Location: Horticultural Crops ResearchTitle: Defining species boundaries in the genus Phytophthora: the case of Phytophthora andina. A response to “Phytophthora andina sp. nov., a newly identified heterothallic pathogen of solanaceous hosts in the Andean highlands) Author
|Grunwald, Niklaus - Nik|
Submitted to: Plant Pathology
Publication Type: Peer reviewed journal
Publication Acceptance Date: 7/14/2011
Publication Date: 4/2/2012
Citation: Cardenas, M.E., Tabima, J., Fry, W.E., Grunwald, N.J., Bernal, A.J., Restrepo, S.O. 2012. Defining species boundaries in the genus Phytophthora: the case of Phytophthora andina. A response to “Phytophthora andina sp. nov., a newly identified heterothallic pathogen of solanaceous hosts in the Andean highlands." Plant Pathology. 61(2):215-220. Interpretive Summary: The newly described species Phytophthora andina is a relative of the potato late blight pathogen P. infestans. In this letter to the editor we argue that the formal species description is incomplete because the phylogenetic analysis classifies P. andina into two separate species. Clearly, P. andina needs to be grouped into one phylogenetic species to be acceptable. We argue that hybridization might be responsible for the results observed.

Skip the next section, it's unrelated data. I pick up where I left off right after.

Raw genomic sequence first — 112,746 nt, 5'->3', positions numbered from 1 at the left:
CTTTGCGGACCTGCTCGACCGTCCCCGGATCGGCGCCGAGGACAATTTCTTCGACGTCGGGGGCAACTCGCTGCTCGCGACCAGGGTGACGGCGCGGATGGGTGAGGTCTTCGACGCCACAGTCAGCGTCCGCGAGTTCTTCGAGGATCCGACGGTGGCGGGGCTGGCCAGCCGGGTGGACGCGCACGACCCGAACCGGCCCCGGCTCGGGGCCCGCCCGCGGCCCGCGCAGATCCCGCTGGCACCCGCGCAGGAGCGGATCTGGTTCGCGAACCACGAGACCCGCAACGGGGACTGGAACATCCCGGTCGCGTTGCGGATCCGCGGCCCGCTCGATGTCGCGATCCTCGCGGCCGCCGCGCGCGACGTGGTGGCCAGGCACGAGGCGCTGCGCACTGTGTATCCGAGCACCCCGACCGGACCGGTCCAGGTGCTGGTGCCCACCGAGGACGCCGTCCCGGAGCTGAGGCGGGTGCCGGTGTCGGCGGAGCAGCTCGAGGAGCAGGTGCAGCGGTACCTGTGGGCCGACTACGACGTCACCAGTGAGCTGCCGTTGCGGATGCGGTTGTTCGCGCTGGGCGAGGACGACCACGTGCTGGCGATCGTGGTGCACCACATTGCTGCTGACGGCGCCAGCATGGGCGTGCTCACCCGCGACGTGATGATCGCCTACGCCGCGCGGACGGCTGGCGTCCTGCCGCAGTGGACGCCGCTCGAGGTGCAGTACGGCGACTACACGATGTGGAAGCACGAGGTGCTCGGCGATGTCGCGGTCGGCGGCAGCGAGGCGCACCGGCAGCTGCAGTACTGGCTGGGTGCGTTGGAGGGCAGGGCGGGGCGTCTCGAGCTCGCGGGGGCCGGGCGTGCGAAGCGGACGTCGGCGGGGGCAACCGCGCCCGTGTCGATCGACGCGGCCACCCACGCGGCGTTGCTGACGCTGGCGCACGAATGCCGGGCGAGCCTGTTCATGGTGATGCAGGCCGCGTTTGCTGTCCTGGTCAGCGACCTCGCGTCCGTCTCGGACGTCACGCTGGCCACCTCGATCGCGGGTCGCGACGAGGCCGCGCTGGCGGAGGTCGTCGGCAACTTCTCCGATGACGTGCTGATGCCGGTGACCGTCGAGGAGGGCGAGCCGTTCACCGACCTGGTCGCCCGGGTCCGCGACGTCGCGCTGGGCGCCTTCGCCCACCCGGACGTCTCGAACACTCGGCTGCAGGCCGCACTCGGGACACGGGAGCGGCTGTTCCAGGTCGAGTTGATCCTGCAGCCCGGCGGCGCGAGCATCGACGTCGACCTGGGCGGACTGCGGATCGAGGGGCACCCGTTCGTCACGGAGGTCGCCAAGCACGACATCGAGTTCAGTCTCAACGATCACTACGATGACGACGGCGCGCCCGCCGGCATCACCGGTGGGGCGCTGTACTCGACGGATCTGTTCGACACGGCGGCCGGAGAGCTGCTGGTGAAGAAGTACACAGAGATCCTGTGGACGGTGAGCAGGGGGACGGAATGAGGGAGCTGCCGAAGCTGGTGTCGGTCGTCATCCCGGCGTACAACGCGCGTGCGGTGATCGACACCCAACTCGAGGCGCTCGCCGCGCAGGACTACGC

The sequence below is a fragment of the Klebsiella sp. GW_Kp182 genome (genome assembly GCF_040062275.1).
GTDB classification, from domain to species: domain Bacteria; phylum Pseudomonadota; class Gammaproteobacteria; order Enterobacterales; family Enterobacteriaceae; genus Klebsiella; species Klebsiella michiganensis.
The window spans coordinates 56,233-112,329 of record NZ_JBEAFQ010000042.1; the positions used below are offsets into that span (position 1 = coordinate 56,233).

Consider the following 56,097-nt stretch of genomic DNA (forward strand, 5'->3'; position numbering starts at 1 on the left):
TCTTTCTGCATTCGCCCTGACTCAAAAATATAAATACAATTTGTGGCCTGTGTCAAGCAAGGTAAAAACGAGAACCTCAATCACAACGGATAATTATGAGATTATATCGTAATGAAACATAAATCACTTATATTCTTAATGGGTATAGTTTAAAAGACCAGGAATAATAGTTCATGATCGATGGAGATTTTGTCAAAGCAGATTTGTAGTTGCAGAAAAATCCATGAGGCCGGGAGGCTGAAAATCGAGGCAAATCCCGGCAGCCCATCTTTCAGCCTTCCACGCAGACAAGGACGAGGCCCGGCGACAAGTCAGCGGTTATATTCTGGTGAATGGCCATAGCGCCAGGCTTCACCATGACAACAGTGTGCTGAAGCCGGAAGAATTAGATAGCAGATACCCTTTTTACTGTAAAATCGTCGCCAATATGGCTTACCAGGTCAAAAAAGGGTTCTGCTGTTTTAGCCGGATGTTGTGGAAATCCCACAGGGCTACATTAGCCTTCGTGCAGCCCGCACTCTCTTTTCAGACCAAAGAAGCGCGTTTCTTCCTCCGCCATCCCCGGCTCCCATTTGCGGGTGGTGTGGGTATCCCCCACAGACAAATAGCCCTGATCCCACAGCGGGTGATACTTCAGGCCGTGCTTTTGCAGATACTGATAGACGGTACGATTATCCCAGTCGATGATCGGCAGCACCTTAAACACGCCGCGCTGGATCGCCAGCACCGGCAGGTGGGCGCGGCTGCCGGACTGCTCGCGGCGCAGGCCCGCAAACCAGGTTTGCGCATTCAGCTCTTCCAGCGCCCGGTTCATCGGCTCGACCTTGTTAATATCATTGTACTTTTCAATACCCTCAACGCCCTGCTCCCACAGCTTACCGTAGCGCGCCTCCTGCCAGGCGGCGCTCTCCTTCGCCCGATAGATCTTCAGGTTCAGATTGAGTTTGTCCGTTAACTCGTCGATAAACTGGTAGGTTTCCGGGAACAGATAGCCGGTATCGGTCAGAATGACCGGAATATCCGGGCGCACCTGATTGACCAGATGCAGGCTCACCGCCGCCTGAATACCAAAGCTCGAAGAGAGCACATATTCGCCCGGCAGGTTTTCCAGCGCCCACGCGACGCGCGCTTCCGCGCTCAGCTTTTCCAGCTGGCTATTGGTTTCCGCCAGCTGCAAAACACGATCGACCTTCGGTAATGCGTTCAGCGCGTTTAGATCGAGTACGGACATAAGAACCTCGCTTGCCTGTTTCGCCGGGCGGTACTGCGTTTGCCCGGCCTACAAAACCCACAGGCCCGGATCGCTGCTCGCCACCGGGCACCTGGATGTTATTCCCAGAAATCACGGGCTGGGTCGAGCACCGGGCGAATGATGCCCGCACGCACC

Technical Abstract: The newly described species Phytophthora andina is a relative of the potato late blight pathogen P. infestans. The formal P. andina species description is based on three types of evidence. First, the fact that these Ecuadorian isolates were found causing disease on different wild Solanum spp. that are non hosts for P. infestans. Second, an AFLP analysis clearly separated both species into different clades by means of neighbor joining. Third, phylogenetic analysis that, as we argue here, was less compelling than the fist two lines of evidence mentioned above. We believe that the CoxII phylogeny presented in the species description does not support P. andina as a monophyletic species. In fact, P. andina is placed into two separate clades with significant bootstrap support. As a result, we argue that the species description for P. andina is incomplete and more sequence-based work is required to conclusively name P. andina a novel taxon. The phylogenetic species concept requires a monophyletic grouping and the congruence among different gene genealogies to avoid inferring conclusions from a gene tree instead of a species tree. Furthermore, a novel Phytophthora species description should ideally be based on more than one sequenced locus and should include both the mitochondrial and nuclear genomes. Including nuclear genes is important because recombination events subsequent to speciation can only be detected in nuclear data as mitochondrial regions are maternally inherited. While we believe that P. andina is a new species, our analysis shows that further work is needed to understand the evolutionary history of P. andina. One mechanism that could explain the distinct nature of P. andina could be hybridization.